Physical activity intervention in older adults: does a participating partner make a difference?
- 1.1k Downloads
Social integration and social support are expected to facilitate the adoption and maintenance of physical activity. In the context of a physical activity intervention, we distinguished three partner status groups, serving as an indicator of social integration. It was hypothesized that individuals whose partner also participated in the intervention, as opposed to individuals whose partners did not participate, or individuals without an intimate partner, would benefit more in terms of their physical activity. In a second step, a differential prediction pattern of social support on physical activity for each of the three partner status groups was investigated. The study involved 302 men and women (aged 60–95 years) and included two measurement points in time: A baseline assessment with a leaflet intervention to foster physical activity, and a 4-week follow-up assessment. In participants whose partners took part in the intervention, physical activity increased substantially over time, whereas it did not change in those individuals whose partners were not involved in the intervention, and it did not change in singles. Social support was positively related to physical activity when couples participated together in the intervention, but it was negatively related in singles or when partners did not participate. Social support appeared to be beneficial for physical activity in older adults when both partners participate in the intervention, which might reflect joint exercise or reciprocal exercise support. Singles or those with nonparticipating partners are not only less active, they might also be impeded by misguided support that could be perceived as social control.
KeywordsSocial support Physical activity Intervention
This work has been supported by the German Ministry of Education and Research (BMBF) within the project “Fostering Lifelong Autonomy and Resources in Europe: Behaviour and Successful Aging: FLARE-BSA” (Project ID 01ET0801). The first author was funded by the PhD Program “Multimorbidity in Old Age” of the Robert Bosch Foundation. The content is solely the responsibility of the authors.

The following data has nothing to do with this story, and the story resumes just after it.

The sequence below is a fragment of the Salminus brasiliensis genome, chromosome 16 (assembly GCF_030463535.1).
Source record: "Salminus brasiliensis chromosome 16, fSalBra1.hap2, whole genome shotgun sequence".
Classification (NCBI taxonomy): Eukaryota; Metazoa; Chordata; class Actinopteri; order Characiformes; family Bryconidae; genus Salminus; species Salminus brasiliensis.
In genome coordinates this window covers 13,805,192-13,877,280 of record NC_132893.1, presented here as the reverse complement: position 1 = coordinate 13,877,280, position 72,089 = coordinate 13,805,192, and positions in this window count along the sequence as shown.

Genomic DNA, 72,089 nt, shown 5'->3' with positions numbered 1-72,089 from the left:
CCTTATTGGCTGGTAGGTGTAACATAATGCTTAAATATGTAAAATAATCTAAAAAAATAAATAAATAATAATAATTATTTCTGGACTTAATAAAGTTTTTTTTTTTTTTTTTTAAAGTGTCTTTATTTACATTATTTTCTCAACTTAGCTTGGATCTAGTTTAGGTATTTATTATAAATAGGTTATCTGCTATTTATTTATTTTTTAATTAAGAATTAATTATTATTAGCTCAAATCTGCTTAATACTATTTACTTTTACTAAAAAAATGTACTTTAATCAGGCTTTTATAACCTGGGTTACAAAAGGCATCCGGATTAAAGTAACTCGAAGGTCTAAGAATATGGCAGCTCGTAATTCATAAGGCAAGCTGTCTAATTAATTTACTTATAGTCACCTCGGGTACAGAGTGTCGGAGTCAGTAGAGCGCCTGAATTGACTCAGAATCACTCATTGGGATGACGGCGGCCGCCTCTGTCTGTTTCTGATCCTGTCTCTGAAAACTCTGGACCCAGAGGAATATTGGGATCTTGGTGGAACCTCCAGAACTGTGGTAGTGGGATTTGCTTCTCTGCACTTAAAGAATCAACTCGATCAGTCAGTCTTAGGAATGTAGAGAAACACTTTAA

- Aiken LS, West SG (1991) Multiple regression: testing and interpreting interactions. Sage, Newbury ParkGoogle Scholar
- Bandura A (1997) Self-efficacy: the exercise of control. Freeman, New YorkGoogle Scholar
- Blanke K, Stanek K, Stacy RD (1990) Comparison of the success of nutrition education to lower dietary cholesterol and fat with and without spouse support for individuals with elevated blood cholesterol. Health Values 14:33–37Google Scholar
- Bosworth HB, Schaie KW (1997) The relationship of social environment, social networks, and health outcomes in the Seattle longitudinal study: two analytical approaches. J Gerontol B Psychol Sci Soc Sci 52B(5):197–205Google Scholar
- Cavill N, Kahlmeier S, Racioppi F (eds) (2006) Physical activity and health in Europe: evidence for action. World Health Organization, CopenhagenGoogle Scholar
- Garcia AW, King AC (1991) Predicting long-term adherence to aerobic exercise: a comparison of two models. J Sport Exerc Psychol 13(4):394–410Google Scholar
- Huy C, Schneider S (2008) Instrument für die Erfassung der physischen Aktivität bei Personen im mittleren und höheren Erwachsenenalter. Entwicklung, Prüfung und Anwendung des “German-PAQ-50+” [Instrument for the assessment of middle-aged and older adults’ physical activity: Design, eliability and application of the German-PAQ-50+]. Z Gerontol Geriatr 41:208–216. doi: 10.1007/s00391-007-0474-y
- Irwin ML, Tworoger SS, Yasui Y, Rajan B, McVarish L, LaCroix K, Ulrich CM, Bowen D, Schwartz RS, Potter JD, McTiernan A (2004) Influence of demographic, physiologic, and psychosocial variables on adherence to a yearlong moderate-intensity exercise trial in postmenopausal women. Prev Med 39(6):1080–1086. doi: 10.1016/j.ypmed.2004.04.017 CrossRefGoogle Scholar
- Knoll N, Schwarzer R (2002) Gender and age differences in social support: a study on East German refugees. In: Weidner G, Kopp M, Kristenson M (eds) Heart disease: environment, stress, and gender. NATO Science Series, Series I: Life and behavioural sciences, vol 327. IOS Press, Amsterdam, pp 198–210Google Scholar
- McNabb J, Der-Karabetian A, Rhoads J (1989) Family involvement and outcome in treatment of alcoholism. Psychol Rep 65:1327–1330Google Scholar
- Netz Y, Tenenbaum G, Eklund RC (2007) Physical activity and three dimensions of psychological functioning in advanced age: cognition, affect, and self-perception. In: Tenenbaum G, Eklund RC (eds) Handbook of sport psychology, 3rd edn. Wiley, Hoboken, pp 492–508Google Scholar
- Nyamathi A, Flaskerud J, Keenan C, Leake B (1998) Effectiveness of a specialized vs. traditional AIDS education program attended by homeless and drug-addicted women alone or with supportive persons. AIDS Educ Prev 10:433–446Google Scholar
- Rook KS (1990) Social networks as a source of social control in older adults’ lives. In: Giles H, Coupland N, Wiemann J (eds) Communication health and the elderly. University of Manchester Press, Manchester, pp 45–63Google Scholar
- USDHHS (2010) U.S. Department of Health and Human Services: summary health statistics for U.S. adults: National Health Interview Survey, 2009. DHHS Publication, HyattsvilleGoogle Scholar
- van Gool CH, Penninx BWJH, Kempen GIJM, Miller GD, van Eijk JTM, Pahor M, Messier SP (2006) Determinants of high and low attendance to diet and exercise interventions among overweight and obese older adults: results from the arthritis, diet, and activity promotion trial. Contemp Clin Trials 27(3):227–237. doi: 10.1016/j.cct.2005.11.002 CrossRefGoogle Scholar
- Whaley DE, Schrider AF (2005) The process of adult exercise adherence: self-perceptions and competence. Sport Psychologist 19(2):148Google Scholar